We independently select these products—if you buy from one of our links, we may earn a commission.

When I moved into a new apartment this year, I knew I wanted to furnish it with as many free or secondhand items as I could.  There are a few reasons for this.  First of all, I live in Brooklyn, and the streets of New York City and the surrounding boroughs were gold mines during the pandemic as residents fled the city and emptied their apartments (and beautiful vintage furniture) onto the streets, all free for the taking. (Just take a look at Stooping NYC’s Instagram feed for a little glimpse of the goodness.) Secondly, I wanted to save money. I’ve moved several times and I know how disposable furniture can feel and I just don’t have the money to buy new items just to get rid of them when moving again because they don’t fit the new place or the design style that I’m currently into at that moment.  Lastly, I work as a professional organizer and I have a small… I don’t want to say hatred, but something close to that word, for “stuff” — so I’m constantly purging and then consequently on the search for items that bring me true joy. 

As I began my journey of taking another (wo)man’s trash for my treasure, I learned a few things along the way.

“Free” doesn’t always mean free.

In fact, “free” has yet to really mean free to me personally.  To someone who perhaps has an able-bodied partner or close family member with a car, plus a lot of free time to scour the streets and online market sites… maybe free really would mean free for them.

For me, that is not the case.  I’m a single woman without a car who lives in a fifth-floor walk-up, so if I score a big free item, I still have to pay someone to pick it up, transport it, and then help me get it up five flights of stairs.  Fortunately, there are plenty of apps that offer that kind of service, and I’ve been known to wrangle friends into helping me drag things up all those stairs — but I’d like to keep my friends, so I try to limit those asks.

However, if the option is paying more to buy something new and then still having to get it delivered and up five flights of stairs (those unfortunately are not going anywhere!) or snagging a unique free item and paying someone $50 to get it to my doorstep, I’ll take the second option.

It’s worth asking for a discount.

I’ve sold some really amazing stuff on Craigslist and Facebook Marketplace, and I know sometimes it’s more about the timing than the price. Maybe you wanted $100 for that mirror, but now you’re moving tomorrow and you need it out, so $25 will be just fine. I now use this information to make smart decisions as a buyer.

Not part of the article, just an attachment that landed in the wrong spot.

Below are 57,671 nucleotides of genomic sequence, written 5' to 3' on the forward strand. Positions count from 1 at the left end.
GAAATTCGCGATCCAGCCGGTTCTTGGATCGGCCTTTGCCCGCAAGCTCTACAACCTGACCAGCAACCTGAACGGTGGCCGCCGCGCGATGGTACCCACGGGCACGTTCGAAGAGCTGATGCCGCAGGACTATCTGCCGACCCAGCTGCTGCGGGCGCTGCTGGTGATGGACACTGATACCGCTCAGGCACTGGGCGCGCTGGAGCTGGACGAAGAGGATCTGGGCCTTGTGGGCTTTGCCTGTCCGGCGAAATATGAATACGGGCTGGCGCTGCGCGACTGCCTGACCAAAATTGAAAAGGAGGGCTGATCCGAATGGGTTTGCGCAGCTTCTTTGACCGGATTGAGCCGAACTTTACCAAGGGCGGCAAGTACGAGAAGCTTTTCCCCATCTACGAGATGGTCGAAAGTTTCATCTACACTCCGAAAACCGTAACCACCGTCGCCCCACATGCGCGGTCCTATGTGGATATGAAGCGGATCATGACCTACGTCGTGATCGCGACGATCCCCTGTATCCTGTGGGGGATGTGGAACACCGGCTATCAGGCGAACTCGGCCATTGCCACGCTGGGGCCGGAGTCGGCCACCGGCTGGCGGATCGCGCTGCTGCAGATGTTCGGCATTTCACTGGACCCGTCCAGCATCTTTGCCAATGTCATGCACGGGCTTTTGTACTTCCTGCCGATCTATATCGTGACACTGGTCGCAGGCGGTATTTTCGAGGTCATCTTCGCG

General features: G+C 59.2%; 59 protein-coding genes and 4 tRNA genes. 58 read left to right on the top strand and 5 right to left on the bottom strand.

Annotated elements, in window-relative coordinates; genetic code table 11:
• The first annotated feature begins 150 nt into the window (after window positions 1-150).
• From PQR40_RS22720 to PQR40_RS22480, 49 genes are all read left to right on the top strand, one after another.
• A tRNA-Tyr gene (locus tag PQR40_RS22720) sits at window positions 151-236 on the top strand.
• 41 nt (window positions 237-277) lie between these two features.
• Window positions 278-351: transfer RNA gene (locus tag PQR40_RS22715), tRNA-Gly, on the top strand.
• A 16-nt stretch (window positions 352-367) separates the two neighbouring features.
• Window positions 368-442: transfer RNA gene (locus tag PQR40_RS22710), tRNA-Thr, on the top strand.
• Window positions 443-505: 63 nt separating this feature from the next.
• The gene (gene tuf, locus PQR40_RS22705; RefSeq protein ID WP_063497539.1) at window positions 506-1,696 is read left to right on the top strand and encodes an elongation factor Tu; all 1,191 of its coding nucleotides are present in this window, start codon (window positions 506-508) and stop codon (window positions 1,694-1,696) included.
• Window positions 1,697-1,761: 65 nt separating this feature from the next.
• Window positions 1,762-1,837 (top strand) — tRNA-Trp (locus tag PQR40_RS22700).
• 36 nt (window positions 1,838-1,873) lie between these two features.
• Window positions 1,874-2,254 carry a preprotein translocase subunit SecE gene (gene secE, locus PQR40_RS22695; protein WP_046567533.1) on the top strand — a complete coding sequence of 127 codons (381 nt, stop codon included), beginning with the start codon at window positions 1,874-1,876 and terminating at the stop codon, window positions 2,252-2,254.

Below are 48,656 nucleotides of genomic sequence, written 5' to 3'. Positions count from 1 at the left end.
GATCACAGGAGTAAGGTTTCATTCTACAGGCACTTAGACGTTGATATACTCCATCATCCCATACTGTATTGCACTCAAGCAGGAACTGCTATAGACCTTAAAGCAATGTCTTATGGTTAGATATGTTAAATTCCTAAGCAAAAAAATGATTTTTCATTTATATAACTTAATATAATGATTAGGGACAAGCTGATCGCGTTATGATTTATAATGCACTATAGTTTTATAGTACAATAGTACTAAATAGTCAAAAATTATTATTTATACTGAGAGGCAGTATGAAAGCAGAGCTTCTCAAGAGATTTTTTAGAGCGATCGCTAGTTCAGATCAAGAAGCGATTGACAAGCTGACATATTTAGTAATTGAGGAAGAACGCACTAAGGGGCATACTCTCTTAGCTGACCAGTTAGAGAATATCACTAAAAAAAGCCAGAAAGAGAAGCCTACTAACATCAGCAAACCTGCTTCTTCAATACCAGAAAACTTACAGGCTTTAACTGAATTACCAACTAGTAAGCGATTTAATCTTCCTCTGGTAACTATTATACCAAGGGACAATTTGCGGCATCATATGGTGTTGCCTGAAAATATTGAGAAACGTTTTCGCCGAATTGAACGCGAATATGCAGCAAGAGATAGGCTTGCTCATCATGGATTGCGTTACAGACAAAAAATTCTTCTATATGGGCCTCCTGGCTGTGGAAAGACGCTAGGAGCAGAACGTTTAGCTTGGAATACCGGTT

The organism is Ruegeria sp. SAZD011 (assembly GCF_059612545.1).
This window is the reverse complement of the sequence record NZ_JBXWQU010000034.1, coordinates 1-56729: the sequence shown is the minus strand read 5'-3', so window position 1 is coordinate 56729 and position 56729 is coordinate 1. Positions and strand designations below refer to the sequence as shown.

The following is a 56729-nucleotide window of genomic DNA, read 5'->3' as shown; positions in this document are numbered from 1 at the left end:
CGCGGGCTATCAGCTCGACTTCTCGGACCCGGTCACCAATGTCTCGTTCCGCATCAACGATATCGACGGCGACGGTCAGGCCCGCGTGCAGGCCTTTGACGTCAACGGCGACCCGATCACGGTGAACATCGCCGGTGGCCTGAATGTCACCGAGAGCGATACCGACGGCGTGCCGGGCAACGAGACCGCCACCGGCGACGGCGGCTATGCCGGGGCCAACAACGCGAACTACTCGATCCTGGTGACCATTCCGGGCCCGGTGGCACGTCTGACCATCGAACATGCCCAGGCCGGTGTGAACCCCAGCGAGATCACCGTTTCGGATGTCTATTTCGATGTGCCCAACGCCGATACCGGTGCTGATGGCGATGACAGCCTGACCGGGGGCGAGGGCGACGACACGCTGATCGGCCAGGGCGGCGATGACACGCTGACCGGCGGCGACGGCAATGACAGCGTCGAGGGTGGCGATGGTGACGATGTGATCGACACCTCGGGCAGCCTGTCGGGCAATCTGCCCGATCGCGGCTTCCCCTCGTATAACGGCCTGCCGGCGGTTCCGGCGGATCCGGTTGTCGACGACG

If an item is being sold by an individual (not a business) on one of those sites, the price is almost always negotiable.  I scored my 48-inch flat-screen TV off of Facebook Marketplace for $45 and that included free transport from their house to my street once I asked for a discount in order to take into account transportation costs.  I could have easily accepted the already-low asking price and arranged transportation for myself, but they were happy to get it out of their house and bring it to me.  Being upfront about my cost concerns made us both winners in this situation.

You can stay committed to your design aesthetic with free and secondhand finds.

This is what I was most concerned about when deciding I wanted to go the repurposing route.  I have a pretty specific aesthetic (Dolly Parton meets Lisa Frank is how I usually describe it), and I had a few big-ticket items that I really wanted to score.

One of those items was a sleek leather couch. Beggars can be choosers!  I typed in “leather couch” to every website I could find and then got more specific by typing “Article leather couch” and “West Elm Hamilton leather sofa” until I finally found someone to agree to sell me one for $350. For reference, the 81-inch West Elm Hamilton leather sofa in Burnt Sienna retails for $2,999. This was definitely my favorite score so far, but I have to be totally upfront here: